Friday, January 18, 2013


We don't normally do stories about injustice on this blog, because it would be a bit like writing about punctures. There's just too many of them.

This story about the bloke who took his 4x4 up Mount Snowdon caught my eye though. His abortive ascent got him a 22-month jail sentence, for "dangerous driving".

Dangerous, it seems, has the opposite meaning in a court of law than it does in everyday life. If you destroy someone's life with a large truck while using a mobile phone, that's not dangerous. If you kill someone by opening a car door, that's not dangerous. But if you drive a car up a mountain, at night when there's no-one around, and in the process no-one gets killed or injured, that is dangerous.

At Cycalogical, we don't want to encourage people to drive 4x4 vehicles anywhere, except if you're a farmer or othewise have legitimate business off-road or in conditions where 2-wheel drive vehicles can't be used. 4x4s are extremely dangerous when used irresponsibly, for example driving to the shops in London, because of the high carbon emissions which will endanger future generations in the shape of climate change. That's not illegal of course, it's just immoral. But there are plenty of road users who are committing crimes that result in death and injury, and are dangerous by any reasonable definition of the word, but don't seem to meet the impossibly high standards of the UK law's definition of "dangerous".

Time for those in charge of the criminal justice system to buy a dictionary?


  1. I believe that the dangerous aspect was that he drove on railway tracks, damaging the points and potentially causing a train crash.

    That said, how the other examples you give do not qualify as dangerous baffles me.

  2. Cycalogical is I think referring to the derisory sentences given to people who commit the offences mentioned.

  3. "Driving to the shops in London ... will endanger future generations in the shape of climate change."

    I have been having a bit of a debate with Gnomeicide about an old chestnut of mine: network first and then a separation of functions, or isolated bits of high quality infrastructure first and then join up the pieces? He wouldn't answer the question, and nor would he tell me his plans for Year One and Year Two. C'est la guerre.

    He did, however, make the point that I "repeatedly cite as evidence other opinions to back up [my] own opinion. Which isn't particularly helpful."

    Anyway, I was perusing a book entitled How to live a low-carbon life when I came across a chapter about car travel:

    "Most people need a car. Some families need two. But many of us can adjust our behaviour so as to use the automobile less. I will ignore the appalling possibility that, by reducing congestion, using your car less will encourage others to use theirs more, thus wiping out any benefit from your actions. This kind of economist's logic creates inertia and despair.

    "In a more optimistic frame of mind, what happens to carbon dioxide when one decides never to take the car on journeys of less than two miles and replaces these trips with a walk?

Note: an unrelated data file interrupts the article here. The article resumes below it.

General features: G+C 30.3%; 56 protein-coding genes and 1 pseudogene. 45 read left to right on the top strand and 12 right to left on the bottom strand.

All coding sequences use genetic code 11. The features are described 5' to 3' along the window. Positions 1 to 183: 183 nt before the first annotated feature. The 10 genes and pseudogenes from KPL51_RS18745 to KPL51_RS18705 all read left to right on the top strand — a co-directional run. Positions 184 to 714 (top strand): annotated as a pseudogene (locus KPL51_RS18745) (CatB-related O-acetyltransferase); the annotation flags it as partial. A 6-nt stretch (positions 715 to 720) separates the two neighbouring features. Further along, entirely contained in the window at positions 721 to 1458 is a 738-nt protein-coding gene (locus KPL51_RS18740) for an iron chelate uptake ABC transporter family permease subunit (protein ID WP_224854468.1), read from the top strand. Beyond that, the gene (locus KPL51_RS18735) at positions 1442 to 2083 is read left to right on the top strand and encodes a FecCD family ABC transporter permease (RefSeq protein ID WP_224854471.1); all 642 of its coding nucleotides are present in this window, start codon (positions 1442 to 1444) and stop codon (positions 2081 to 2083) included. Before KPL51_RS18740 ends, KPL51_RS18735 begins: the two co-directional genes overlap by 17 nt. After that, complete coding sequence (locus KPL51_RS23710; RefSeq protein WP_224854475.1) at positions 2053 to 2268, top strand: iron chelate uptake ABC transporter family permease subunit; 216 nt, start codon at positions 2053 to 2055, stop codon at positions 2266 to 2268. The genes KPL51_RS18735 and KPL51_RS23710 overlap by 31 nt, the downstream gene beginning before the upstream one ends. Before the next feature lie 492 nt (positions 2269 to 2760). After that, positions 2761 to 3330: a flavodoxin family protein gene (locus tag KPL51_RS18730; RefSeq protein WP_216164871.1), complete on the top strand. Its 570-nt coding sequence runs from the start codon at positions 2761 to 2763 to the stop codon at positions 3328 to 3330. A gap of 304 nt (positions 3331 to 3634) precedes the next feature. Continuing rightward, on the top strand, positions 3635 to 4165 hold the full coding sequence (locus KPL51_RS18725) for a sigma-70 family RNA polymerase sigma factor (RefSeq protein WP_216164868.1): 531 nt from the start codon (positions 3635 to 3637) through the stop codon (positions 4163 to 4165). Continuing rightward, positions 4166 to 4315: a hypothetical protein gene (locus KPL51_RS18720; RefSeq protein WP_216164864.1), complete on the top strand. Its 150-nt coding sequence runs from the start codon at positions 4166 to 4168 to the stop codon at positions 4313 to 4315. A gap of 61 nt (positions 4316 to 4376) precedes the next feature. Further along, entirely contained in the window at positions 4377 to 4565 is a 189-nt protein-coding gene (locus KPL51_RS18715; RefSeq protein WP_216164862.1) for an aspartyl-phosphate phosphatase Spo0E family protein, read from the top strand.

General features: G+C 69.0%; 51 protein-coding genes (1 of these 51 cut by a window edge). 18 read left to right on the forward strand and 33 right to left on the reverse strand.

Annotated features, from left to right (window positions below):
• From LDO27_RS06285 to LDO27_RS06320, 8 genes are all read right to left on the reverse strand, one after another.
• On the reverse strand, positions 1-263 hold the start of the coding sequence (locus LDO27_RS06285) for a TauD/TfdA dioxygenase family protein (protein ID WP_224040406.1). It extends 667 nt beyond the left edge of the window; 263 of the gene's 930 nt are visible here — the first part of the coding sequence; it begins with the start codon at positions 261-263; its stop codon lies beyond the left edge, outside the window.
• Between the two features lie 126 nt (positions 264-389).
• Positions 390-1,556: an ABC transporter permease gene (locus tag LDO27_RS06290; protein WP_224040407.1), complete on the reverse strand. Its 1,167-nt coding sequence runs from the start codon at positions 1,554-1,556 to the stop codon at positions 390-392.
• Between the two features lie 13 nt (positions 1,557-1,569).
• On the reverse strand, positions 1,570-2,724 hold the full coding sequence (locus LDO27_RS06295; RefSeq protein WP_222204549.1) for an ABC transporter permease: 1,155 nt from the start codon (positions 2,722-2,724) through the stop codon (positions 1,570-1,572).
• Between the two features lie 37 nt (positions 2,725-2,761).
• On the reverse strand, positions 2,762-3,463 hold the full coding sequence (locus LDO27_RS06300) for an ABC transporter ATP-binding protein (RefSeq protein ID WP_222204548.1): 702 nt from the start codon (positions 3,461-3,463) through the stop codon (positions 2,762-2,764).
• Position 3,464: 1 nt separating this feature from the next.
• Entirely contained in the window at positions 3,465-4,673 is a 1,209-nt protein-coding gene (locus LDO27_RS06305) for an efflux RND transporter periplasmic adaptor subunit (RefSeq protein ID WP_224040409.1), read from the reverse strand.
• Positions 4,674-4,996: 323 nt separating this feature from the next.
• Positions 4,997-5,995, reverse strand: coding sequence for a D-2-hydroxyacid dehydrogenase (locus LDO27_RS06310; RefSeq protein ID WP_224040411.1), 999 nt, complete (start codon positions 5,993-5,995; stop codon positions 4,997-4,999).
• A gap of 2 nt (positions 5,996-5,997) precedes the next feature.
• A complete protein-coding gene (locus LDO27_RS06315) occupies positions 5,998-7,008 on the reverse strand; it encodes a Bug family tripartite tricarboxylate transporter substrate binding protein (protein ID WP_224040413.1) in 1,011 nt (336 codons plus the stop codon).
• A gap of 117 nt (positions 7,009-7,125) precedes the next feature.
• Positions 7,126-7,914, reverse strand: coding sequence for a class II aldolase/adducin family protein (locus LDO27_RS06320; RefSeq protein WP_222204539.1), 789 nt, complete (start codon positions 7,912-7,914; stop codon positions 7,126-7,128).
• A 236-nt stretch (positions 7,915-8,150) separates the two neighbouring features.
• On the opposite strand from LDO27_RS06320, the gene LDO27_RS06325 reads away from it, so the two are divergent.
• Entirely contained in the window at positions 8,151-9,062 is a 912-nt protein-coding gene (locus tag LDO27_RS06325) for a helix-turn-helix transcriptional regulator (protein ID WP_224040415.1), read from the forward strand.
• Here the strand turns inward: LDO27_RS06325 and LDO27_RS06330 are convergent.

"[The National Travel Survey data (DfT, 2005)] shows that replacing all car trips of less than two miles does not result in a substantial reduction in car travel. Although these trips account for about one quarter of all journeys, they represent only about 3.5 per cent of the 5000 or so miles that each person typically drives every year. (But note, however, that the National Travel Survey data seem to underestimate the actual amount of car travel by as much as half. The actual mileage of car travel per person should certainly be over 8000 miles. Perhaps the survey results contain a phenomenon well known to market researchers - 'virtuous' rather than accurate answers.)

    "If we were to assume that the survey respondents did accurately report the number of car trips of less than 2 miles, how much carbon dioxide would be saved by shifting to walking?

    "Short trips will typically be fuel-inefficient because engines take time to warm up and deliver their best fuel economy. But at average fuel economy, the saving might be no more than 50kg of carbon dioxide a year. And even if the respondents had underestimated their journeys by a half, the benefit is unlikely to average more than 80 kg.

    "This demonstrates an uncomfortable fact - it may be the short, needless trips that most enrage environmentalists; but cutting out the guilty dash to the corner shop will not substantially reduce emissions. To reduce carbon dioxide, we would need to attack commuting journeys and visits to friends. Commuting journeys are responsible for about 18 per cent of all personal trips and visiting friends, 19 per cent. Neither of these activities is increasing much; but the typical distance travelled on these trips is drifting slowly upwards. Ten years ago, the typical commuting car trip was 6 miles; it is now almost 9 miles."

    I confess, I was a little bit taken aback to read this. Even so, the fact remains that, in the built-up area, a road network which makes driving to the shops easy does nothing to enable a more people-centred environment, and also inhibits active travel.